• In Squadron Supreme, Tom Thumb travels to the future to steal the Scarlet Centurion's Panacea Potion (which can supposedly cure anything) to cure his cancer. However, Thumb discovered that the Potion consisted of no more than penicillin and a few complex vitamins; it worked with the people of the Centurion's time since over the many centuries the human species' immune systems had been improved through eugenics, but it was ineffective with people of the Twentieth Century.
  • In the Marvel Comics "Death of Captain Marvel" plot arc, all the genius scientist superheroes work together to find a cure for the dying captain's cancer. Which does bring up the question of why they didn't do that years before instead of spending their time beating up bank robbers? More annoyingly, because Reed Richards Is Useless, the cures they did find, but wouldn't work on Mar-Vell because of his powers, are never released to the general public (as seen by the Marvel writers never mentioning them again.)
  • In Marvel Comics, Venom feeds off of Eddie Brock's cancer when they're joined, keeping it at bay.
  • The plot of Doctor Strange: The Oath revolves around "Otkid's Elixir," a magic potion which Doc hopes will cure his manservant Wong's brain tumor. Naturally a corrupt pharmaceuticals company bent on Withholding the Cure interferes with him every step of the way.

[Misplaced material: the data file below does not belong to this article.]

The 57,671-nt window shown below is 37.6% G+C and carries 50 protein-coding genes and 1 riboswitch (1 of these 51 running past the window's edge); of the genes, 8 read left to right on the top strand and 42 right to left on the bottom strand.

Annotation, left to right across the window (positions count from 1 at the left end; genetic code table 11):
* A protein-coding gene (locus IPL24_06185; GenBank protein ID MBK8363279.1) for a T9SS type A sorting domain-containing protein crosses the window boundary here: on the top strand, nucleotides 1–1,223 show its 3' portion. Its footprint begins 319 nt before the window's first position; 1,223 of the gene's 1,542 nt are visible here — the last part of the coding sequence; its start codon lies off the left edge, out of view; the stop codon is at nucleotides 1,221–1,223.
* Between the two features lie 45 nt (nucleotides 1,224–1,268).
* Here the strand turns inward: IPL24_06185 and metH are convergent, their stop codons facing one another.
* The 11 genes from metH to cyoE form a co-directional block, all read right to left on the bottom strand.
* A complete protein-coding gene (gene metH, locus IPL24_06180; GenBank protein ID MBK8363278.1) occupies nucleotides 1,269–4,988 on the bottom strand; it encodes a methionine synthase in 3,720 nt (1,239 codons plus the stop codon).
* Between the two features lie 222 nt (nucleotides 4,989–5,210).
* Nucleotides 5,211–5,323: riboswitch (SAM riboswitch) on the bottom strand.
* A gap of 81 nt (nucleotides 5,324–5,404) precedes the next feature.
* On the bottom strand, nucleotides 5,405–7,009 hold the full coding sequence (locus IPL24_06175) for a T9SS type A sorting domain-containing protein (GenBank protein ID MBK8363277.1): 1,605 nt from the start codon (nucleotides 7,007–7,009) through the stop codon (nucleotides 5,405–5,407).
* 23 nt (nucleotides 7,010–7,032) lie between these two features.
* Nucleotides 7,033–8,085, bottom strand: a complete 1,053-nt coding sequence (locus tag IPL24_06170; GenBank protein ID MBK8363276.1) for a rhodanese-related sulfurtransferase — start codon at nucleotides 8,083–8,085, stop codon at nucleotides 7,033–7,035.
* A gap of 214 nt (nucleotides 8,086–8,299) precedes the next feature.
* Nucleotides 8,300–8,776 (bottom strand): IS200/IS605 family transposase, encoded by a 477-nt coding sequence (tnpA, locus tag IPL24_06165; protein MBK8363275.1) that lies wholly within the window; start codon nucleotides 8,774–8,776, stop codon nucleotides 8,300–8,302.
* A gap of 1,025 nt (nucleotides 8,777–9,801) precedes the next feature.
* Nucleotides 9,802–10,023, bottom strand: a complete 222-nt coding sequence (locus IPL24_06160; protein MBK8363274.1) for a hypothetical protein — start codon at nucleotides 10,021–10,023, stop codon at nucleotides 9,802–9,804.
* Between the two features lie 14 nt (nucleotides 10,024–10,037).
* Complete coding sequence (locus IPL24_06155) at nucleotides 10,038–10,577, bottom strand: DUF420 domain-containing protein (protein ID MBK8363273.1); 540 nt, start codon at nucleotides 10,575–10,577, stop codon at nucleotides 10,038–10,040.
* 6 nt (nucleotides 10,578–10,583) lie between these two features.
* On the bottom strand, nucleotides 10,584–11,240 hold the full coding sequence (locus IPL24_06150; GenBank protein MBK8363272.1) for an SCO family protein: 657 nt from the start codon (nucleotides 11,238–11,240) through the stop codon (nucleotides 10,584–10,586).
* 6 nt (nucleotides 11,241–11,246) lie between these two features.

• Medicine Man. Dr. Robert Campbell (Sean Connery) discovers a cure for cancer and then loses it.
  • In the Will Smith version of I Am Legend, a cure for cancer had the itty-bitty side effect of causing a Zombie Vampire Apocalypse.
  • The T-Virus in the Resident Evil Films was created to fix nerve damage. The end result of the virus was not what they'd envisioned.
  • The scientists in Deep Blue Sea were growing giant super-smart sharks to harvest chemicals from the sharks brains that could be used to cure Alzheimer. Unfortunately the process involved GROWING GIANT SUPER SMART SHARKS!